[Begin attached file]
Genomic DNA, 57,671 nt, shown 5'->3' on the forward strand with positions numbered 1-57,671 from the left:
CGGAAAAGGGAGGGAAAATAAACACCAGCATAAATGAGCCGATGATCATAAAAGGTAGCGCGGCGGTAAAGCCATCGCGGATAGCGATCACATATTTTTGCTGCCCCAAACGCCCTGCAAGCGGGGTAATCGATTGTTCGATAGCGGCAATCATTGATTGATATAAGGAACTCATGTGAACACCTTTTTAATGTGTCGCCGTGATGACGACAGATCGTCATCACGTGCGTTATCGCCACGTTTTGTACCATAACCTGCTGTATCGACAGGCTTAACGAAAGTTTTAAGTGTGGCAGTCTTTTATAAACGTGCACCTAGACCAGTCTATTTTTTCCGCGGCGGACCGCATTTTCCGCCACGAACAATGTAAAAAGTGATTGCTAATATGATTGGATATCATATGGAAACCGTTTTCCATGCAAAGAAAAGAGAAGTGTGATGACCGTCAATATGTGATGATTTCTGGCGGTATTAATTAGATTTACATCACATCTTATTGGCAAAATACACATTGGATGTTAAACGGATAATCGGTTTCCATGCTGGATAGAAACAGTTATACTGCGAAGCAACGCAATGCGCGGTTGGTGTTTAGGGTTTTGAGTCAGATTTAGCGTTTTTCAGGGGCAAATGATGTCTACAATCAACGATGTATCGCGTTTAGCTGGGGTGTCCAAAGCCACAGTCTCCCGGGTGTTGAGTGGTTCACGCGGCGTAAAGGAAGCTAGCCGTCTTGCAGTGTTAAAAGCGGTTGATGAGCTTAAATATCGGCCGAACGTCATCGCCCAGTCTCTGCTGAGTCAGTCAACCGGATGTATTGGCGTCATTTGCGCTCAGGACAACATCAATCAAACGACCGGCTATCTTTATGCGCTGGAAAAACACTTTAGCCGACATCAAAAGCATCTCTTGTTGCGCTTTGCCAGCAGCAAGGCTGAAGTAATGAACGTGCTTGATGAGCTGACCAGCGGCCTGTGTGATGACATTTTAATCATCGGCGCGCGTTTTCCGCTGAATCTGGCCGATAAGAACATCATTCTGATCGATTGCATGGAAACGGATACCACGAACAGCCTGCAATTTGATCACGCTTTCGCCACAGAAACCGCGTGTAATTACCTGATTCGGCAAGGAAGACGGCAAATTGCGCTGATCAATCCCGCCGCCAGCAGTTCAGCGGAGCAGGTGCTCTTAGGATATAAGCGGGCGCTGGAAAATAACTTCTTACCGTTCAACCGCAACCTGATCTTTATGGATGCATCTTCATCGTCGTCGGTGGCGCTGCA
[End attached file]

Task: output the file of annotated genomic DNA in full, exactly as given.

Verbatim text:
Genomic DNA, 57,671 nt, shown 5'->3' on the forward strand with positions numbered 1-57,671 from the left:
CGGAAAAGGGAGGGAAAATAAACACCAGCATAAATGAGCCGATGATCATAAAAGGTAGCGCGGCGGTAAAGCCATCGCGGATAGCGATCACATATTTTTGCTGCCCCAAACGCCCTGCAAGCGGGGTAATCGATTGTTCGATAGCGGCAATCATTGATTGATATAAGGAACTCATGTGAACACCTTTTTAATGTGTCGCCGTGATGACGACAGATCGTCATCACGTGCGTTATCGCCACGTTTTGTACCATAACCTGCTGTATCGACAGGCTTAACGAAAGTTTTAAGTGTGGCAGTCTTTTATAAACGTGCACCTAGACCAGTCTATTTTTTCCGCGGCGGACCGCATTTTCCGCCACGAACAATGTAAAAAGTGATTGCTAATATGATTGGATATCATATGGAAACCGTTTTCCATGCAAAGAAAAGAGAAGTGTGATGACCGTCAATATGTGATGATTTCTGGCGGTATTAATTAGATTTACATCACATCTTATTGGCAAAATACACATTGGATGTTAAACGGATAATCGGTTTCCATGCTGGATAGAAACAGTTATACTGCGAAGCAACGCAATGCGCGGTTGGTGTTTAGGGTTTTGAGTCAGATTTAGCGTTTTTCAGGGGCAAATGATGTCTACAATCAACGATGTATCGCGTTTAGCTGGGGTGTCCAAAGCCACAGTCTCCCGGGTGTTGAGTGGTTCACGCGGCGTAAAGGAAGCTAGCCGTCTTGCAGTGTTAAAAGCGGTTGATGAGCTTAAATATCGGCCGAACGTCATCGCCCAGTCTCTGCTGAGTCAGTCAACCGGATGTATTGGCGTCATTTGCGCTCAGGACAACATCAATCAAACGACCGGCTATCTTTATGCGCTGGAAAAACACTTTAGCCGACATCAAAAGCATCTCTTGTTGCGCTTTGCCAGCAGCAAGGCTGAAGTAATGAACGTGCTTGATGAGCTGACCAGCGGCCTGTGTGATGACATTTTAATCATCGGCGCGCGTTTTCCGCTGAATCTGGCCGATAAGAACATCATTCTGATCGATTGCATGGAAACGGATACCACGAACAGCCTGCAATTTGATCACGCTTTCGCCACAGAAACCGCGTGTAATTACCTGATTCGGCAAGGAAGACGGCAAATTGCGCTGATCAATCCCGCCGCCAGCAGTTCAGCGGAGCAGGTGCTCTTAGGATATAAGCGGGCGCTGGAAAATAACTTCTTACCGTTCAACCGCAACCTGATCTTTATGGATGCATCTTCATCGTCGTCGGTGGCGCTGCA